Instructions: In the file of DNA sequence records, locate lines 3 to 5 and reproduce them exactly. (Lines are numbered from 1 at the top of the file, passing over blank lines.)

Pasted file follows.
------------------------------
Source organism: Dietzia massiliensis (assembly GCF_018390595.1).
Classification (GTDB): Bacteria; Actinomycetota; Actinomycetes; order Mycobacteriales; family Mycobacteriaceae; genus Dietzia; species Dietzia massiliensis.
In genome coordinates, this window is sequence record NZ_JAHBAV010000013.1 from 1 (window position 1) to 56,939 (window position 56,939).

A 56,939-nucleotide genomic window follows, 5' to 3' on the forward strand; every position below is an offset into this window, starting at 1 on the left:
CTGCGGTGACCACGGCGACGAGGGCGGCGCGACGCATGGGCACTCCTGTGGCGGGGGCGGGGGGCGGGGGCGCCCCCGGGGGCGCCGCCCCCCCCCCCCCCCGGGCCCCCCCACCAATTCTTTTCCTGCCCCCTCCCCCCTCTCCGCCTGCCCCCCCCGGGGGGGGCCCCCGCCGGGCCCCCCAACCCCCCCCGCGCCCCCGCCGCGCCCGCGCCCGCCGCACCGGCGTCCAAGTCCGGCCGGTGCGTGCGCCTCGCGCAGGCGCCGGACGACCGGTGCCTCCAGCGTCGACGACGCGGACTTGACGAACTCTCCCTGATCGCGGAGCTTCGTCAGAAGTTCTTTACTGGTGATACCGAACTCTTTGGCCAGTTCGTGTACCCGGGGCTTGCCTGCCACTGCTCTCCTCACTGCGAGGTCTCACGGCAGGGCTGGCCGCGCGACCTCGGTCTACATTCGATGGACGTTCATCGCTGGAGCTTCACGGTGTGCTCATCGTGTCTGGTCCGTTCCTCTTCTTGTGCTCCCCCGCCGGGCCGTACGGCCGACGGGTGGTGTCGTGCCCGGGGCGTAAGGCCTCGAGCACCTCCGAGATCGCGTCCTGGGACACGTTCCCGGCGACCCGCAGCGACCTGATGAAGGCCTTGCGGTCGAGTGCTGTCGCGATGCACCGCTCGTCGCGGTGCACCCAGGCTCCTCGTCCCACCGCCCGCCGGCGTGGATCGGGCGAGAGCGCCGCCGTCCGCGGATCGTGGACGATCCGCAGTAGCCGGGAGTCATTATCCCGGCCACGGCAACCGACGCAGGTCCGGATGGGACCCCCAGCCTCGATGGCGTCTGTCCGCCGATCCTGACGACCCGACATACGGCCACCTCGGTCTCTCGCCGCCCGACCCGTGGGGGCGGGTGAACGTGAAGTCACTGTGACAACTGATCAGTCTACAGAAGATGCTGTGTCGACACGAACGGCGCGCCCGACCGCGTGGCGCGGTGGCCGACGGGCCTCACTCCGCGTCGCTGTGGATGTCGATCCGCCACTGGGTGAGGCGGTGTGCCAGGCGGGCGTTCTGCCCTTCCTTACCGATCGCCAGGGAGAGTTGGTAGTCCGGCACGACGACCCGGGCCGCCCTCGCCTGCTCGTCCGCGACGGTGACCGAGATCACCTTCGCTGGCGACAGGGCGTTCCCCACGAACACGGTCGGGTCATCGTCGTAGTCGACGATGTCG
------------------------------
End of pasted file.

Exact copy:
In genome coordinates, this window is sequence record NZ_JAHBAV010000013.1 from 1 (window position 1) to 56,939 (window position 56,939).

A 56,939-nucleotide genomic window follows, 5' to 3' on the forward strand; every position below is an offset into this window, starting at 1 on the left:
CTGCGGTGACCACGGCGACGAGGGCGGCGCGACGCATGGGCACTCCTGTGGCGGGGGCGGGGGGCGGGGGCGCCCCCGGGGGCGCCGCCCCCCCCCCCCCCCGGGCCCCCCCACCAATTCTTTTCCTGCCCCCTCCCCCCTCTCCGCCTGCCCCCCCCGGGGGGGGCCCCCGCCGGGCCCCCCAACCCCCCCCGCGCCCCCGCCGCGCCCGCGCCCGCCGCACCGGCGTCCAAGTCCGGCCGGTGCGTGCGCCTCGCGCAGGCGCCGGACGACCGGTGCCTCCAGCGTCGACGACGCGGACTTGACGAACTCTCCCTGATCGCGGAGCTTCGTCAGAAGTTCTTTACTGGTGATACCGAACTCTTTGGCCAGTTCGTGTACCCGGGGCTTGCCTGCCACTGCTCTCCTCACTGCGAGGTCTCACGGCAGGGCTGGCCGCGCGACCTCGGTCTACATTCGATGGACGTTCATCGCTGGAGCTTCACGGTGTGCTCATCGTGTCTGGTCCGTTCCTCTTCTTGTGCTCCCCCGCCGGGCCGTACGGCCGACGGGTGGTGTCGTGCCCGGGGCGTAAGGCCTCGAGCACCTCCGAGATCGCGTCCTGGGACACGTTCCCGGCGACCCGCAGCGACCTGATGAAGGCCTTGCGGTCGAGTGCTGTCGCGATGCACCGCTCGTCGCGGTGCACCCAGGCTCCTCGTCCCACCGCCCGCCGGCGTGGATCGGGCGAGAGCGCCGCCGTCCGCGGATCGTGGACGATCCGCAGTAGCCGGGAGTCATTATCCCGGCCACGGCAACCGACGCAGGTCCGGATGGGACCCCCAGCCTCGATGGCGTCTGTCCGCCGATCCTGACGACCCGACATACGGCCACCTCGGTCTCTCGCCGCCCGACCCGTGGGGGCGGGTGAACGTGAAGTCACTGTGACAACTGATCAGTCTACAGAAGATGCTGTGTCGACACGAACGGCGCGCCCGACCGCGTGGCGCGGTGGCCGACGGGCCTCACTCCGCGTCGCTGTGGATGTCGATCCGCCACTGGGTGAGGCGGTGTGCCAGGCGGGCGTTCTGCCCTTCCTTACCGATCGCCAGGGAGAGTTGGTAGTCCGGCACGACGACCCGGGCCGCCCTCGCCTGCTCGTCCGCGACGGTGACCGAGATCACCTTCGCTGGCGACAGGGCGTTCCCCACGAACACGGTCGGGTCATCGTCGTAGTCGACGATGTCG